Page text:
Post by Laura Thompson, contributing Women On Business writer
Many of today’s working women are fortunate enough to work from home, which means they don’t have to commute to an office and they can work in their underwear. However, this also means that it might be necessary to meet clients in the home.
I’d venture to say that some of you are quite capable of taking care of yourselves. Perhaps you’ve taken self-defense classes (as every woman should—hint, hint), or maybe you’ve become proficient at some form of martial arts. However, as the evening news reminds us on a daily basis, you don’t have to be a weakling to become a victim of violence.
Indeed, vulnerability to crime is not the same thing as weakness, and every woman should realize that it can be dangerous to meet clients at home. This situation places you in a secluded, private environment where a determined criminal could easily take advantage of you.
Creating the Illusion of Exposure
Most criminals are on the look-out for an opportunity to take what they want. Your job? Don’t give them that opportunity. Just because you are meeting clients at home does not mean you cannot make them feel as though they are in a public place.
Ideally, your home office should be located at the front of the house with windows to the street. When you are meeting clients in your home, open the drapes or blinds so people walking by can see inside. You can also install doors with windows to your home office so other people in the house have a full view of the office.
Keep a cellular or land line phone on the desk or near you in plain sight. This communicates to your clients that you have access to the outside world at the push of a button. Remember, safety is just as much psychological as it is physical.
When you are meeting clients in your home, you can increase safety by creating barriers to physical contact. In other words, the goal is to make it as difficult as possible for the other person in the room to launch an attack (see figure 1).
For example, let’s say that you are going over expense reports or flipping through a portfolio. Arrange your office furniture so that there is a card table or some other flat surface between two chairs. You take one chair; your client takes the other. You can also use an L-shaped desk for this purpose, with the writing desk between you.
Creating an Exit
It is never a good idea for women to box themselves in when they are meeting clients in the home. This blocks all avenues of escape and places you in a vulnerable position. It is much better to create an exit for yourself just in case something were to go wrong.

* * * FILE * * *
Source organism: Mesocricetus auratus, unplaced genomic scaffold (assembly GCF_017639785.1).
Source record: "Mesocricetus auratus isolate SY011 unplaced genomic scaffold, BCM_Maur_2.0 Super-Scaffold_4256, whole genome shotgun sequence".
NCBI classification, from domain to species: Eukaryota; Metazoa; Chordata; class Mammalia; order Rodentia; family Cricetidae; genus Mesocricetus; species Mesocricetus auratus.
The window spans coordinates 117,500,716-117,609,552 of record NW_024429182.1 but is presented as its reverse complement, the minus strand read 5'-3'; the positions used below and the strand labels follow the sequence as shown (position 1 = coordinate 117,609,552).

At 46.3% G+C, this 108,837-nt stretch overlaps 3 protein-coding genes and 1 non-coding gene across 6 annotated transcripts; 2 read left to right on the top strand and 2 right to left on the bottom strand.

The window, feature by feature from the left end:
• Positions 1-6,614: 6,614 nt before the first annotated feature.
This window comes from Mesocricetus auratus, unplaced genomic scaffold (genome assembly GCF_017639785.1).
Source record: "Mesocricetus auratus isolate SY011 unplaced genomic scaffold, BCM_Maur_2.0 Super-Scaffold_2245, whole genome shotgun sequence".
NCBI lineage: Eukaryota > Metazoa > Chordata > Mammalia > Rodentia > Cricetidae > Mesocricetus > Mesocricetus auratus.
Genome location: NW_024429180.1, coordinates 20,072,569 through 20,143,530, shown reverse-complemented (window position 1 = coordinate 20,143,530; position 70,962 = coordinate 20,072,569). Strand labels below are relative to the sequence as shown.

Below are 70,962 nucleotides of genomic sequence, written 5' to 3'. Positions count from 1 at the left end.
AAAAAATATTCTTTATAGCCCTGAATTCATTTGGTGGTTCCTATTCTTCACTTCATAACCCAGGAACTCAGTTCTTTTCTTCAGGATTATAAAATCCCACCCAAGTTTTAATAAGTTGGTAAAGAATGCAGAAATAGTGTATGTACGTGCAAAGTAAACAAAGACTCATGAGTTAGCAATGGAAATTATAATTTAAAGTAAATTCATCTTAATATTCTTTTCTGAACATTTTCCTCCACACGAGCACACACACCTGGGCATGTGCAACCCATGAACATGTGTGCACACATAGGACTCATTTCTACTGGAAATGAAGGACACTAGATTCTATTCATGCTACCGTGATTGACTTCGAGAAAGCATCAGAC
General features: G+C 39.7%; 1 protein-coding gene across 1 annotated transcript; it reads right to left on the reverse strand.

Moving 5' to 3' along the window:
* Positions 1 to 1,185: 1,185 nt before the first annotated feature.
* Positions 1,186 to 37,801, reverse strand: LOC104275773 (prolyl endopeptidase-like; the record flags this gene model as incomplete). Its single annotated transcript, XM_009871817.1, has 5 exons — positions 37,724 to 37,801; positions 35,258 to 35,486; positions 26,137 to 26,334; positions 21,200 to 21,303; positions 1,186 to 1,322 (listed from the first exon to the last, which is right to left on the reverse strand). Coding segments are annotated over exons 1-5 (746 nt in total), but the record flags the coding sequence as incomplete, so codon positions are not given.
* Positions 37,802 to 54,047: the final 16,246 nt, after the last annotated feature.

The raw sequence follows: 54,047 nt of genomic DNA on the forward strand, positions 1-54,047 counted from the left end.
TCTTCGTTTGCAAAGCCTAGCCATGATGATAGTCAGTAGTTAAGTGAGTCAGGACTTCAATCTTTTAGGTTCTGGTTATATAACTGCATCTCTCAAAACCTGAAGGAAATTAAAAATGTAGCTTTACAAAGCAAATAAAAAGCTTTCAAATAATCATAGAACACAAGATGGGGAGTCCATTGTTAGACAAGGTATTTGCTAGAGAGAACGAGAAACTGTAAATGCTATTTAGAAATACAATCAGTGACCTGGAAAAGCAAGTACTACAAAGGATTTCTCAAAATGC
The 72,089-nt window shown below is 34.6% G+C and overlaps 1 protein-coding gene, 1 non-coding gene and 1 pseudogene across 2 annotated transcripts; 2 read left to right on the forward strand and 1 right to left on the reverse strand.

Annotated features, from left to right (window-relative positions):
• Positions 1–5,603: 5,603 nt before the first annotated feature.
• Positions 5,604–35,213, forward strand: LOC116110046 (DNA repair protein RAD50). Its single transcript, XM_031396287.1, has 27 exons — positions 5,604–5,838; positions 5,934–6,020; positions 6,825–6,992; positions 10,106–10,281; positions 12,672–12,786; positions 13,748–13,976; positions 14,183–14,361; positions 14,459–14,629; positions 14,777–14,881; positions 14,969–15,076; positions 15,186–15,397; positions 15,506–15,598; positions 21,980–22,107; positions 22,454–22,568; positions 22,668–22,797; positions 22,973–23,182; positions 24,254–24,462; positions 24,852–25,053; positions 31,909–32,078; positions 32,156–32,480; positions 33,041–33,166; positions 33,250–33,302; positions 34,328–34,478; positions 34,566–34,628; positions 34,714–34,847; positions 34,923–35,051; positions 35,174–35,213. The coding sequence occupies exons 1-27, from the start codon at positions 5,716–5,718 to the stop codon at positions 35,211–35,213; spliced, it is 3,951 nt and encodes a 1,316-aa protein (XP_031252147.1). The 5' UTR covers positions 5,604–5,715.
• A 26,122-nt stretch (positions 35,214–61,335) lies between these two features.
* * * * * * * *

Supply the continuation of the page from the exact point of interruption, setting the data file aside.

Again, the placement of your office furniture is key. If your desk is stuck in a corner and you are sitting between the desk and a wall, your client stands between you and the door. Instead, position your desk so that you have a straight line to the door from where you sit (see figure 2).
You should also create a psychological avenue of escape. For example, leaving the door to your office open communicates that you can leave at any time. This alone might be sufficient to deter an assailant.
Safety for women who are meeting clients at home is not limited to physical safety. Any time you bring a stranger, client or associate into your house, you become vulnerable in more ways than one. You keep your most important data and information in your office, and you don’t want to give anyone the opportunity to steal it or take a peak.
Sensitive information relating to other clients, for example, should be stored in a locked file cabinet. If you leave a client’s file open on your desk, your visitor can see something that is not for his or her eyes. Not only does this protect you, but also your clients.
Word to the Wise
Most women don’t worry about safety when it comes to networking with clients or schmoozing potential partners. However, violence can happen any time and in any situation. These tips are geared specifically toward meeting clients in the home, but they could just as easily apply to a woman who meets a new client alone at the office.
Don’t put yourself in a situation where you are vulnerable, and remember that criminals come in all shapes and sizes. That well-dressed man in his twenties who wants to purchase your products in bulk? The one who always seems shy and asks you about your pet Pomeranian? Yeah, he could be dangerous. Keep safety in mind and you’ll never have to find out the hard way.